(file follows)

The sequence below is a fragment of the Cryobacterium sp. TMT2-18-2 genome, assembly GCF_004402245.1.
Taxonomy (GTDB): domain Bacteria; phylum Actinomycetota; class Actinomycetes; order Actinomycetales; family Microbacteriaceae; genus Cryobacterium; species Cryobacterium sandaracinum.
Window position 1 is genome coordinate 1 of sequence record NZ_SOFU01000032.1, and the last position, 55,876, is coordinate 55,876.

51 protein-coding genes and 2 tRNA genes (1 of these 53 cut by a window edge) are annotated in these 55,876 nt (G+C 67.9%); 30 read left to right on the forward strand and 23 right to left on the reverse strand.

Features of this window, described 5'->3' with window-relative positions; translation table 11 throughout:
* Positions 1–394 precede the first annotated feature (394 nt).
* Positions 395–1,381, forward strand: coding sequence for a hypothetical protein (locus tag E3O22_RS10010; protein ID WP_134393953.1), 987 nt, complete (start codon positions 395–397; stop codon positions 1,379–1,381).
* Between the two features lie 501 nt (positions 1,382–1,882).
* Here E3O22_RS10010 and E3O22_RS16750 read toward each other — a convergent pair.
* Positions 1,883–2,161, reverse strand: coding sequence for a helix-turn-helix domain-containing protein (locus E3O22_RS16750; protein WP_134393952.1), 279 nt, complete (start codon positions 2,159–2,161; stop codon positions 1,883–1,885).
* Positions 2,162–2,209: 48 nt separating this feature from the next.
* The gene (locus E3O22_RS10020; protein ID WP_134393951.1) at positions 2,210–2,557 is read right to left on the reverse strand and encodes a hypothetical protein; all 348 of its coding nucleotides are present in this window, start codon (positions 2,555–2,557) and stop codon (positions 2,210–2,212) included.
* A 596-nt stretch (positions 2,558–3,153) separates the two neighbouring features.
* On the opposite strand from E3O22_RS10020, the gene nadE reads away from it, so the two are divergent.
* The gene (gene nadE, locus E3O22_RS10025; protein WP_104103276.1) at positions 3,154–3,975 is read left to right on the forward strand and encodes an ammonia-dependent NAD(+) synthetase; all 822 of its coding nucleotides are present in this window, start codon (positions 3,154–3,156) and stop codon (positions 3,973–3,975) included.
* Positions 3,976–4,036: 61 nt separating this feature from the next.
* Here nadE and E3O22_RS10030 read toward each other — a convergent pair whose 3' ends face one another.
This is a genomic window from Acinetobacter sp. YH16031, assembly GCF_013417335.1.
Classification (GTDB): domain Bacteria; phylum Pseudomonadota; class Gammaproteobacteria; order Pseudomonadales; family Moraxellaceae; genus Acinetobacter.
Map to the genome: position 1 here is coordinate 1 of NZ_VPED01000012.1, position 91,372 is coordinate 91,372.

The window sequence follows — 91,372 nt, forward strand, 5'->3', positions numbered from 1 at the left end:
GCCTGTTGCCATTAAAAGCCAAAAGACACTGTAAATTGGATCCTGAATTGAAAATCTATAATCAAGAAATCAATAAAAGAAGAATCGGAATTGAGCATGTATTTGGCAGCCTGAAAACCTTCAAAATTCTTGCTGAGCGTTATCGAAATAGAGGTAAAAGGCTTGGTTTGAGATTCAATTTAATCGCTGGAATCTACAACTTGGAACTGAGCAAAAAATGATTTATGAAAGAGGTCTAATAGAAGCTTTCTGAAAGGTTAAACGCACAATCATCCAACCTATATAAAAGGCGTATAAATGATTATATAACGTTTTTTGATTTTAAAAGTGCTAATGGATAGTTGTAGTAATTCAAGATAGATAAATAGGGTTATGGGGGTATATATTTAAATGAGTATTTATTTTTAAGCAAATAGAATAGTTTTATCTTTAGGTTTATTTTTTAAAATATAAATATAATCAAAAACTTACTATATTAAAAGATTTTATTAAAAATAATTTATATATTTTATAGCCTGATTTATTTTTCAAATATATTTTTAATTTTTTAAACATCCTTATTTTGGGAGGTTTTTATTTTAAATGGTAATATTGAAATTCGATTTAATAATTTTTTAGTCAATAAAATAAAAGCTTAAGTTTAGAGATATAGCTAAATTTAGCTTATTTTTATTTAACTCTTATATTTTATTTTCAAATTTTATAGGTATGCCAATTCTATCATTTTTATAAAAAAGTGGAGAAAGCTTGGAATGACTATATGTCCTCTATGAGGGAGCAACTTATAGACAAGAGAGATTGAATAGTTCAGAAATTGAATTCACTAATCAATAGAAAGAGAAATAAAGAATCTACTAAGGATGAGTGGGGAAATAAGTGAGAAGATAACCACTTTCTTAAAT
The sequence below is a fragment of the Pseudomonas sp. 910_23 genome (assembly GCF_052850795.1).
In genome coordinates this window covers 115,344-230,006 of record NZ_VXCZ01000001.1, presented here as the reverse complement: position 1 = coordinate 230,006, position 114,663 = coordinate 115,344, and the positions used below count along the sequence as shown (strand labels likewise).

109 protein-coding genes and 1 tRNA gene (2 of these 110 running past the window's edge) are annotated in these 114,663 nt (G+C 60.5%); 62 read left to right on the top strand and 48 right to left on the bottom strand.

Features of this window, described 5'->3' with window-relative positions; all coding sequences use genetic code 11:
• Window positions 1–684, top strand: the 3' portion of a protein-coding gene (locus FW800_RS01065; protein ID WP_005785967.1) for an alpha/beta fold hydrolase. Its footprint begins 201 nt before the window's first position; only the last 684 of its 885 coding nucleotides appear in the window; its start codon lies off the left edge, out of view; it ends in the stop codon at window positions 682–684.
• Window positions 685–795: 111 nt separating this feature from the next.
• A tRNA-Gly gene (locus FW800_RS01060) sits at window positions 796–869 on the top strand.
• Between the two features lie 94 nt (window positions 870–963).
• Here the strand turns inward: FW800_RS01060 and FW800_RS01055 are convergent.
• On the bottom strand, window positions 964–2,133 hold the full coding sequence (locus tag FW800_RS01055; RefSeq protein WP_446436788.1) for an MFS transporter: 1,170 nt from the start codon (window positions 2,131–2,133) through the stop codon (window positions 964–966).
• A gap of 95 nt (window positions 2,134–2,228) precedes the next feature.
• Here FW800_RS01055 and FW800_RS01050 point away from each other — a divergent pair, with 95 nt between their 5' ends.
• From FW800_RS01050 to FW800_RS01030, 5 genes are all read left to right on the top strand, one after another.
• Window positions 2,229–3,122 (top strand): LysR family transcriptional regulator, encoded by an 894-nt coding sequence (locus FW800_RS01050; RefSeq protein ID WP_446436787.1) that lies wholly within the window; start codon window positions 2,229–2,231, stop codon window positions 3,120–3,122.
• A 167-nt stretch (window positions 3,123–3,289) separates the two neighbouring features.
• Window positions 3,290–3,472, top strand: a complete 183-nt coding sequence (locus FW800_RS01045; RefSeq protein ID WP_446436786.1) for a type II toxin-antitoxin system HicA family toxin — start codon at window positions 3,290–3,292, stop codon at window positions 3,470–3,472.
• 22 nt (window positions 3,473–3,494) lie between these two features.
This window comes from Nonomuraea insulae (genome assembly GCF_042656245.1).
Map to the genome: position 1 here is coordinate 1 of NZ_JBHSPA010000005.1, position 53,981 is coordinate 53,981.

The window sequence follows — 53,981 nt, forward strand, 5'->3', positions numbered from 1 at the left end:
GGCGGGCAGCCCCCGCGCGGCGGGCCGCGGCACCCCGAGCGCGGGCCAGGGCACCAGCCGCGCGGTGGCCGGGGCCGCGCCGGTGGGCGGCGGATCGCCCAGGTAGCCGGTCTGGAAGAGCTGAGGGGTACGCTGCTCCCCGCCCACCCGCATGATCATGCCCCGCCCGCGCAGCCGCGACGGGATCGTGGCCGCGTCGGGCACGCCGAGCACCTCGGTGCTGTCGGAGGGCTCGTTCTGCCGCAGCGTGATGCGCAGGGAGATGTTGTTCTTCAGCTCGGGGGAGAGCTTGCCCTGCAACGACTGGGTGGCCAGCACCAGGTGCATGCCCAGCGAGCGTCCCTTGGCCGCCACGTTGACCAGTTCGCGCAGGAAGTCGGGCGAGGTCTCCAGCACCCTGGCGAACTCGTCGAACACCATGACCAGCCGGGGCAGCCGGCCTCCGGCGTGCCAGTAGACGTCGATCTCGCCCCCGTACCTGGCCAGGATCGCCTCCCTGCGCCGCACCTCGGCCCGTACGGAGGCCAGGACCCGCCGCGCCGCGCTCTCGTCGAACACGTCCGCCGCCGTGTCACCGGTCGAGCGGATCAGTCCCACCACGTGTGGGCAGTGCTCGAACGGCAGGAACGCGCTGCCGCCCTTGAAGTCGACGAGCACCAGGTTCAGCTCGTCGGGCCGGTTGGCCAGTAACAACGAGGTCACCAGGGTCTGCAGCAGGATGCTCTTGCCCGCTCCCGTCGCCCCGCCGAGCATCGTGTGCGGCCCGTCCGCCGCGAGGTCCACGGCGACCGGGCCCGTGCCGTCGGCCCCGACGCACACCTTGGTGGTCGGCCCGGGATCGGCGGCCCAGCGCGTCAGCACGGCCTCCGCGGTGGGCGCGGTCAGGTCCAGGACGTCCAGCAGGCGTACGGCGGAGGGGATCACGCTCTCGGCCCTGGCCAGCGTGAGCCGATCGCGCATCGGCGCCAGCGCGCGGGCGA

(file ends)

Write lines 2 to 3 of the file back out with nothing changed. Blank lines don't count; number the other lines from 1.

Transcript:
Taxonomy (GTDB): domain Bacteria; phylum Actinomycetota; class Actinomycetes; order Actinomycetales; family Microbacteriaceae; genus Cryobacterium; species Cryobacterium sandaracinum.
Window position 1 is genome coordinate 1 of sequence record NZ_SOFU01000032.1, and the last position, 55,876, is coordinate 55,876.